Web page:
From Green Right Now Reports
Atrazine, a pesticide used on crops that’s been derided as causing the feminization of frogs, among other environmental harms, is up for review this summer.
Dr. Kerry Kriger, founder of Save the Frogs, calls atrazine “everybody’s favorite endocrine-disrupting, frog-altering, ‘already banned in Europe’ pesticide that contaminates 94 percent of America’s tap water sources and is sprayed by the millions of kilograms onto our corn each year.”
Kriger’s description sums up the problems with this pesticide. It’s been around for so long, and has a well-documented history of playing havoc with amphibians, who easily absorb the chemical through their skin. Atrazine is such a well-known endocrine disrupter that household water filters often call it out (along with lead, chlorine and other chemicals) as one of the contaminants being screened out.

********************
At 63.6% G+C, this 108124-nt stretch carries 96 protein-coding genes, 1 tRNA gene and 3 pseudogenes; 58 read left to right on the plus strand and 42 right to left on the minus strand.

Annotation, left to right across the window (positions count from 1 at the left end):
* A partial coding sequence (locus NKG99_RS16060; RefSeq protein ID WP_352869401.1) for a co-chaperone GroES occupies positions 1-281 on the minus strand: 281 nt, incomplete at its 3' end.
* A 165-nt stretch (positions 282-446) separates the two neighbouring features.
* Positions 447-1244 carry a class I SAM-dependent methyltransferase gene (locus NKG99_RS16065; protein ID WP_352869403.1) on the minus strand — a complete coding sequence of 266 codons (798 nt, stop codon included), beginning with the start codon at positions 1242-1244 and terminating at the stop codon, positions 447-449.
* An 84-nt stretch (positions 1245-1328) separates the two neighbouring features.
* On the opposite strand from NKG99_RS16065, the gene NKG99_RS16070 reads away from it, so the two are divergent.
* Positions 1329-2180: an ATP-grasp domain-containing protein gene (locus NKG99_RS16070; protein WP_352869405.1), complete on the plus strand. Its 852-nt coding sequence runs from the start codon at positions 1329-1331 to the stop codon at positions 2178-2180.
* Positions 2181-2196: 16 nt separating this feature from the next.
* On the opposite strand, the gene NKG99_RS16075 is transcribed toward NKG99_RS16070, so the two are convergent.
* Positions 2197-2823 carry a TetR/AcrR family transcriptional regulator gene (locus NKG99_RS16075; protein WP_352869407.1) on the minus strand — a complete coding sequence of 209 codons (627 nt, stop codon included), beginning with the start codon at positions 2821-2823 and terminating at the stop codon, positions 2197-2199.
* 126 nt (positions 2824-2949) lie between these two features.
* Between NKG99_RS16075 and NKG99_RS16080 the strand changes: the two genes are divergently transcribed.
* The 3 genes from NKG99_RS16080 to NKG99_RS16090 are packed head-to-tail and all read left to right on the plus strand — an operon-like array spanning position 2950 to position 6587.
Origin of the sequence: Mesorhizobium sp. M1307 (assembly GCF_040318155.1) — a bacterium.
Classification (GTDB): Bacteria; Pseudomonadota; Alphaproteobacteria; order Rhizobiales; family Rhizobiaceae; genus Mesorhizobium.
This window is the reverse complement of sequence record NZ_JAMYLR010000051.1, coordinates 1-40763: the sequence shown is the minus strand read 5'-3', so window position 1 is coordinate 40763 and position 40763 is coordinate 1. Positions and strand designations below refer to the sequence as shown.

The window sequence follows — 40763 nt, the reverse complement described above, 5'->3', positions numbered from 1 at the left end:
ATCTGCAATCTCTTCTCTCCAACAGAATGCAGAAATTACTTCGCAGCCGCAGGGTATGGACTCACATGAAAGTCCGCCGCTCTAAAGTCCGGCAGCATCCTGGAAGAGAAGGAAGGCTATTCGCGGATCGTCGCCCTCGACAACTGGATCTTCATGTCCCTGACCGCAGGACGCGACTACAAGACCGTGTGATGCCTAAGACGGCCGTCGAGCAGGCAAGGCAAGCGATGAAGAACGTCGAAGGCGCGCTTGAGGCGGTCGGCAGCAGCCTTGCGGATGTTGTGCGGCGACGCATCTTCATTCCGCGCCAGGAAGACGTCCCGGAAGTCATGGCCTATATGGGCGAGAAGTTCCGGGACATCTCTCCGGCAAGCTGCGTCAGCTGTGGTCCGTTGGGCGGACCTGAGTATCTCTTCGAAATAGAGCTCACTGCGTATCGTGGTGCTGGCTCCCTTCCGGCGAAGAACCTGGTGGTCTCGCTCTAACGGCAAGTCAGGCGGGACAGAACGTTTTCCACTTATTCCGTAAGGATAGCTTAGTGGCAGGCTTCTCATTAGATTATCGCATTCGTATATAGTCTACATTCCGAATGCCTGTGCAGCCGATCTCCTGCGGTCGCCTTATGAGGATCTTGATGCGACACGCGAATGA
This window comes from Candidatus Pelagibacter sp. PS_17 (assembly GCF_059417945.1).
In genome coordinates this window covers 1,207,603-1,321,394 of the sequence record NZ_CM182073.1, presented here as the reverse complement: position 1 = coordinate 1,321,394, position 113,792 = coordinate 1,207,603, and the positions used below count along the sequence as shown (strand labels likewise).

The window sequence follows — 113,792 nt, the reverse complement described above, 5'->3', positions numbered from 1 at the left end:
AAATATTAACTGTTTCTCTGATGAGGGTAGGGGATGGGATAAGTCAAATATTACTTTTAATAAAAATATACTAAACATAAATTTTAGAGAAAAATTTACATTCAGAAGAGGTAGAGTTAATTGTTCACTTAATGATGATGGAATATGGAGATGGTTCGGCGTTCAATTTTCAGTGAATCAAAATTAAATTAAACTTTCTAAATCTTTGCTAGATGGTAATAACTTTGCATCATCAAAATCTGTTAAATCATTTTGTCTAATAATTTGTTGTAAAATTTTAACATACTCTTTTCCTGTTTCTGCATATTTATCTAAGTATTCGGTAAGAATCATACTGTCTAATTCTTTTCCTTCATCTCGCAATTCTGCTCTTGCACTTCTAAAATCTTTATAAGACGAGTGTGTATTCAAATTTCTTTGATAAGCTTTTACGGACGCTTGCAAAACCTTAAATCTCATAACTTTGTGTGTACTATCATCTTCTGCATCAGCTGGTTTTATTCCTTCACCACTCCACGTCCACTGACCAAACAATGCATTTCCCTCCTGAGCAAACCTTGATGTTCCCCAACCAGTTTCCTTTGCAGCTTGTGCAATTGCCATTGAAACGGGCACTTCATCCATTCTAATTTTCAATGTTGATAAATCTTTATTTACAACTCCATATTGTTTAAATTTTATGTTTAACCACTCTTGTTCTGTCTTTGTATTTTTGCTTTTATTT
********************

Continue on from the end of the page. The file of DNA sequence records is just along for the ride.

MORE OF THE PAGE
The EPA, however, has approved atrazine for use in agriculture, and has concluded that the pesticide “does not adversely affect amphibian gonadal development,” though that conclusion is based in part on studies by the pesticide manufacturer, Syngenta.
This year the pesticide is up for a routine re-review required by law. Dr. Kriger sees this as an opportunity to let the EPA know that atrazine is at least partly to blame for the worldwide loss of frogs, and may also be harming human health.
He hopes people will submit comments to the EPA when it opens the case for public comment, a move that’s expected this summer.
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